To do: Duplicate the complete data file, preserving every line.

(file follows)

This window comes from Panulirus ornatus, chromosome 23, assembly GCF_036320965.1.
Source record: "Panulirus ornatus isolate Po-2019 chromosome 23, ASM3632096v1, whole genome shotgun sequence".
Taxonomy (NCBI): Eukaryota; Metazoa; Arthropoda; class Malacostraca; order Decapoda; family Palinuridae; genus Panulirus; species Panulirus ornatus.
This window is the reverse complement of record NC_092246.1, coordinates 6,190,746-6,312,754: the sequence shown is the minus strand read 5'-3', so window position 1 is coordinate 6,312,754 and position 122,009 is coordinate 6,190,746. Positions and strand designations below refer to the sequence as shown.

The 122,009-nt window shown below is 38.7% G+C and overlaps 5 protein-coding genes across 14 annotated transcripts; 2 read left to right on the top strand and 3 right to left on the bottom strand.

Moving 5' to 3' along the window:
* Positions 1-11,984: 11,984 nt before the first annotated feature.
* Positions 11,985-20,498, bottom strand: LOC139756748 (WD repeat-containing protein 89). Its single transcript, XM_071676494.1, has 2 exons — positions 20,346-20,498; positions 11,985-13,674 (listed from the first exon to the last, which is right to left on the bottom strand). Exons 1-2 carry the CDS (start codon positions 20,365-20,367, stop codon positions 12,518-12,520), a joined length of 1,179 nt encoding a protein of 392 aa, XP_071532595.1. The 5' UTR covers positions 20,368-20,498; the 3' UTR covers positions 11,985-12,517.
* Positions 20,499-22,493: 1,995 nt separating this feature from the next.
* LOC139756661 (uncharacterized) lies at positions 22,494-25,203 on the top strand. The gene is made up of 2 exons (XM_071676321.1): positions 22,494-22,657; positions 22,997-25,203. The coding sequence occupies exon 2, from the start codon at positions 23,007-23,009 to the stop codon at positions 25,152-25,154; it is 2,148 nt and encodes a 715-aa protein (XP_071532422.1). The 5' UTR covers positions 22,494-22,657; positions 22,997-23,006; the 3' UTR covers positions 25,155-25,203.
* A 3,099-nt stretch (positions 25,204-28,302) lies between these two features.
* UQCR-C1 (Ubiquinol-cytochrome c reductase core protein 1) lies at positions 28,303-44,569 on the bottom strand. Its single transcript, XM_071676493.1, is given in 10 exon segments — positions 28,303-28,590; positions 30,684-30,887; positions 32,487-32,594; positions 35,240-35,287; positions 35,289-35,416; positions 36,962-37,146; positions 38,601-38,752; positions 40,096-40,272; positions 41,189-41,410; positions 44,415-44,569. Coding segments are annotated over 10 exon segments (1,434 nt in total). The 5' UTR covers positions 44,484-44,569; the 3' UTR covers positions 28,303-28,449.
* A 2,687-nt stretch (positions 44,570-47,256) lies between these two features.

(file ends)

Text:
This window comes from Panulirus ornatus, chromosome 23, assembly GCF_036320965.1.
Source record: "Panulirus ornatus isolate Po-2019 chromosome 23, ASM3632096v1, whole genome shotgun sequence".
Taxonomy (NCBI): Eukaryota; Metazoa; Arthropoda; class Malacostraca; order Decapoda; family Palinuridae; genus Panulirus; species Panulirus ornatus.
This window is the reverse complement of record NC_092246.1, coordinates 6,190,746-6,312,754: the sequence shown is the minus strand read 5'-3', so window position 1 is coordinate 6,312,754 and position 122,009 is coordinate 6,190,746. Positions and strand designations below refer to the sequence as shown.

The 122,009-nt window shown below is 38.7% G+C and overlaps 5 protein-coding genes across 14 annotated transcripts; 2 read left to right on the top strand and 3 right to left on the bottom strand.

Moving 5' to 3' along the window:
* Positions 1-11,984: 11,984 nt before the first annotated feature.
* Positions 11,985-20,498, bottom strand: LOC139756748 (WD repeat-containing protein 89). Its single transcript, XM_071676494.1, has 2 exons — positions 20,346-20,498; positions 11,985-13,674 (listed from the first exon to the last, which is right to left on the bottom strand). Exons 1-2 carry the CDS (start codon positions 20,365-20,367, stop codon positions 12,518-12,520), a joined length of 1,179 nt encoding a protein of 392 aa, XP_071532595.1. The 5' UTR covers positions 20,368-20,498; the 3' UTR covers positions 11,985-12,517.
* Positions 20,499-22,493: 1,995 nt separating this feature from the next.
* LOC139756661 (uncharacterized) lies at positions 22,494-25,203 on the top strand. The gene is made up of 2 exons (XM_071676321.1): positions 22,494-22,657; positions 22,997-25,203. The coding sequence occupies exon 2, from the start codon at positions 23,007-23,009 to the stop codon at positions 25,152-25,154; it is 2,148 nt and encodes a 715-aa protein (XP_071532422.1). The 5' UTR covers positions 22,494-22,657; positions 22,997-23,006; the 3' UTR covers positions 25,155-25,203.
* A 3,099-nt stretch (positions 25,204-28,302) lies between these two features.
* UQCR-C1 (Ubiquinol-cytochrome c reductase core protein 1) lies at positions 28,303-44,569 on the bottom strand. Its single transcript, XM_071676493.1, is given in 10 exon segments — positions 28,303-28,590; positions 30,684-30,887; positions 32,487-32,594; positions 35,240-35,287; positions 35,289-35,416; positions 36,962-37,146; positions 38,601-38,752; positions 40,096-40,272; positions 41,189-41,410; positions 44,415-44,569. Coding segments are annotated over 10 exon segments (1,434 nt in total). The 5' UTR covers positions 44,484-44,569; the 3' UTR covers positions 28,303-28,449.
* A 2,687-nt stretch (positions 44,570-47,256) lies between these two features.